Tech Secretary calls for ‘change’ in conversation around AI impact on jobs

1 November 2023, 14:24

AI safety summit
AI safety summit. Picture: PA

Michelle Donelan said there was huge potential for AI to help workers rather than replace them.

There is a need to “change the conversation” around the potential negative impact of AI on jobs, Technology Secretary Michelle Donelan has said.

Some experts are warning generative AI, which is capable of creating human-like content from simple prompts, could disrupt the job market and replace some workers.

But speaking to reporters after opening the AI Safety Summit at Bletchley Park, Technology Secretary Michelle Donelan said the potential positive impacts were being overlooked

“When it comes to jobs actually, what AI has the potential to do, and what is already happening actually, is reduce some of the tedious administrative part of our jobs, which is particularly impactful for doctors, our police force, our teachers,” she said.

She added that in many cases, AI could become a “co-pilot” to aid workers in their productivity.

The Technology Secretary also hit back at suggestions that the Bletchley Declaration, unveiled at the opening of the event, would have little impact on the global regulation of AI in contrast to proposals from the US announced earlier week which appeared to set out more substantial safety rules which could be fortified by legislation.

AI safety summit
Technology Secretary Michelle Donelan (front row centre) is joined by international counterparts for a family photo at the AI safety summit (Doug Peters/PA)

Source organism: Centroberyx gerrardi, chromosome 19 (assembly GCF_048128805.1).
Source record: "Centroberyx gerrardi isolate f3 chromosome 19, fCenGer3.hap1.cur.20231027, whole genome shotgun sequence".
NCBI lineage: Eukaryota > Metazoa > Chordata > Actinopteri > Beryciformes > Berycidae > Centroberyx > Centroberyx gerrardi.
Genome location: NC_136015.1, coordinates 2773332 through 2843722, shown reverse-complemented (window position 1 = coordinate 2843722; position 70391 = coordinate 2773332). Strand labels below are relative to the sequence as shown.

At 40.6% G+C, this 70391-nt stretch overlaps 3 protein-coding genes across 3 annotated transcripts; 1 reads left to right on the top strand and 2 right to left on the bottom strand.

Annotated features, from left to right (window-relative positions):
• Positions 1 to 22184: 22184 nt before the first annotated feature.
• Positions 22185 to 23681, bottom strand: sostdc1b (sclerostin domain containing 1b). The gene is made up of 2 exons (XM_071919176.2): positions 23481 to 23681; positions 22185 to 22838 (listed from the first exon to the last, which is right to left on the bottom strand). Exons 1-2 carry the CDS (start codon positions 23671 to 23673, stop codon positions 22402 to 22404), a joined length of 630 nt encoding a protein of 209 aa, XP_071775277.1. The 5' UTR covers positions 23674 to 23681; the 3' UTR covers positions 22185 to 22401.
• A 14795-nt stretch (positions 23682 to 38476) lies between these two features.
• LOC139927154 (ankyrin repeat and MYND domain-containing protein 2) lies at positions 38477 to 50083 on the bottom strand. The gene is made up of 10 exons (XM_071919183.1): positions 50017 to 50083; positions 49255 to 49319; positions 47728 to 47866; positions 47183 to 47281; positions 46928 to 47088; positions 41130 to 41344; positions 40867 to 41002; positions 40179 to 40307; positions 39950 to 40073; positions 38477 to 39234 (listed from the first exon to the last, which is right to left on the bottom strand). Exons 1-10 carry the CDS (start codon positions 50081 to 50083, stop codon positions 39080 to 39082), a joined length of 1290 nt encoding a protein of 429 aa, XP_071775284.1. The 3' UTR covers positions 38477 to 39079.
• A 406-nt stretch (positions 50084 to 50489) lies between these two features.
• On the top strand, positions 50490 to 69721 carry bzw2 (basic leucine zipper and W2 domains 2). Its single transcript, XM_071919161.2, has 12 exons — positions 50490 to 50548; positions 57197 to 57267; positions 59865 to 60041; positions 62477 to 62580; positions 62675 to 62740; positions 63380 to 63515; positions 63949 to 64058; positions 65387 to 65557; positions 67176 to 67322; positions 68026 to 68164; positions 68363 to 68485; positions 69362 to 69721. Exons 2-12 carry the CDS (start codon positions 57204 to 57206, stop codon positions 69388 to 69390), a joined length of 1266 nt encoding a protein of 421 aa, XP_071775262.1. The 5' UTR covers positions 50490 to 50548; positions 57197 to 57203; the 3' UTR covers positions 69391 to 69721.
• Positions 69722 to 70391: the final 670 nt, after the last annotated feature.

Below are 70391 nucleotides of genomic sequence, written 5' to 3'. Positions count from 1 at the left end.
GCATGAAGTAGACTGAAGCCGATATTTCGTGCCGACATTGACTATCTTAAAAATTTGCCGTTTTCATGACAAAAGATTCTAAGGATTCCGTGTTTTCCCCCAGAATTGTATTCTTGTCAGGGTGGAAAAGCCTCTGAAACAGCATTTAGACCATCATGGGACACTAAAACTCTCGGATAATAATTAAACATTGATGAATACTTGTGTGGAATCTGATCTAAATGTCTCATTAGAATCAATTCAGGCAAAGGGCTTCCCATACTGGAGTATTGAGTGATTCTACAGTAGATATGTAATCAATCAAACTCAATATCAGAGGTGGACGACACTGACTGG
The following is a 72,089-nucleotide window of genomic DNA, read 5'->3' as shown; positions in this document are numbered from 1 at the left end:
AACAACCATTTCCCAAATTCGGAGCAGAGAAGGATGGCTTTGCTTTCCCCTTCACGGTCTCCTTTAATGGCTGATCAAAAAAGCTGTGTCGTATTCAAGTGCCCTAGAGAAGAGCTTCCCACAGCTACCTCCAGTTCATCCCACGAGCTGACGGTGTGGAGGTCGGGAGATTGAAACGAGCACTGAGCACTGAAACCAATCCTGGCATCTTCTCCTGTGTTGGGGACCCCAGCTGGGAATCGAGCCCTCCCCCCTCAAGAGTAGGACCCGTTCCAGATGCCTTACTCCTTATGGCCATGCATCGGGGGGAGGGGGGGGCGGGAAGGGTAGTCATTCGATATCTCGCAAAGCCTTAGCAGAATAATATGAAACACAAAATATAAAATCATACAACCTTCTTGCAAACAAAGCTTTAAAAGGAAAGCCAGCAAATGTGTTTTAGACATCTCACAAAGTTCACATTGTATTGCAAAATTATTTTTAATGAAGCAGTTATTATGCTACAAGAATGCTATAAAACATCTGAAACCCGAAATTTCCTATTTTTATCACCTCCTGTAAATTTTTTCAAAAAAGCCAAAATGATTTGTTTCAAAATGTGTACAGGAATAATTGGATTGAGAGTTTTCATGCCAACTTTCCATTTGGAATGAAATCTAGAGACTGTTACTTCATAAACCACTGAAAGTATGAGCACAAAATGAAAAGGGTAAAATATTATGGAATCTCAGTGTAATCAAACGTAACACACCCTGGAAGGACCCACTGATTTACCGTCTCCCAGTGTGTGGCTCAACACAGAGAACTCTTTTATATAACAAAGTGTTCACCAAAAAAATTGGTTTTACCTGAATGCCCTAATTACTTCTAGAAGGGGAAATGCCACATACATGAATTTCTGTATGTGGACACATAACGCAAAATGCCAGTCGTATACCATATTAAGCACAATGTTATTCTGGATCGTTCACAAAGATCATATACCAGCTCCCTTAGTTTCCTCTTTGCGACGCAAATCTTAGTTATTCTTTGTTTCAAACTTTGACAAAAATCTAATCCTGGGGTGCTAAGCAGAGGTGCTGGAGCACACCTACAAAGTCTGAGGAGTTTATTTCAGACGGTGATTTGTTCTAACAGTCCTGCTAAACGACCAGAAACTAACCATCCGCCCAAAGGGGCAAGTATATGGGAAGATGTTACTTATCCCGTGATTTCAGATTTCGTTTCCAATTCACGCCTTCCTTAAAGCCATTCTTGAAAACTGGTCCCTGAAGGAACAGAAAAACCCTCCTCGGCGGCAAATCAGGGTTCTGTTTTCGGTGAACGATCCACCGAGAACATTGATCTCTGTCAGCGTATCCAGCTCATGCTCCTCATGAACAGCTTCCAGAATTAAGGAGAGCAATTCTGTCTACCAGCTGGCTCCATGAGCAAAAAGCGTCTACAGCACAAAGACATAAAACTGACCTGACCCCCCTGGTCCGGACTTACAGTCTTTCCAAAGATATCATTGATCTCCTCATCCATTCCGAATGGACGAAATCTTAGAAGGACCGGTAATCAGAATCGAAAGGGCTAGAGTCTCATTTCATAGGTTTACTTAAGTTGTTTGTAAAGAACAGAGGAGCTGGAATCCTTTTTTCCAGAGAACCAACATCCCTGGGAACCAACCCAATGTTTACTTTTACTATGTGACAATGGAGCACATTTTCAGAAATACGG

The Bletchley Declaration, signed by more than 25 countries attending the AI Safety Summit, commits countries including the US and China to work together on the safe use of the technology.

It was a “massive deal”, the Technology Secretary said, and called suggestions otherwise a “complete and utter mischaracterisation”.

It says all the governments attending the summit agree to understand and collectively manage the potential risks of emerging AI technologies, and commit to a global effort to ensure AI is developed in a safe, responsible way.

Asked if there was going to be further commitments beyond the general statement of intent of the Declaration, Ms Donelan said: “I think that’s a complete and utter mischaracterisation of what we’ve been doing.

“We have called the world together for the first ever global summit on AI and we shouldn’t minimise or overlook that, that is a massive deal.

“The fact that we have today published the Bletchley Declaration, signed by over 25 countries plus the EU is in itself significant because for the first time we now have countries agreeing that we need to look, not just independently but collectively, at the risks around frontier AI.”

She said the summit was also establishing “long-term processes” and pointed to future summits in South Korea and France next year and other countries beginning to create their own AI safety institutions to work with the UK body announced last week.

She added that delegates from around the world had noted the summit was an “historic moment”.

“What we will do here will define history, I strongly believe that,” she said.

By Press Association

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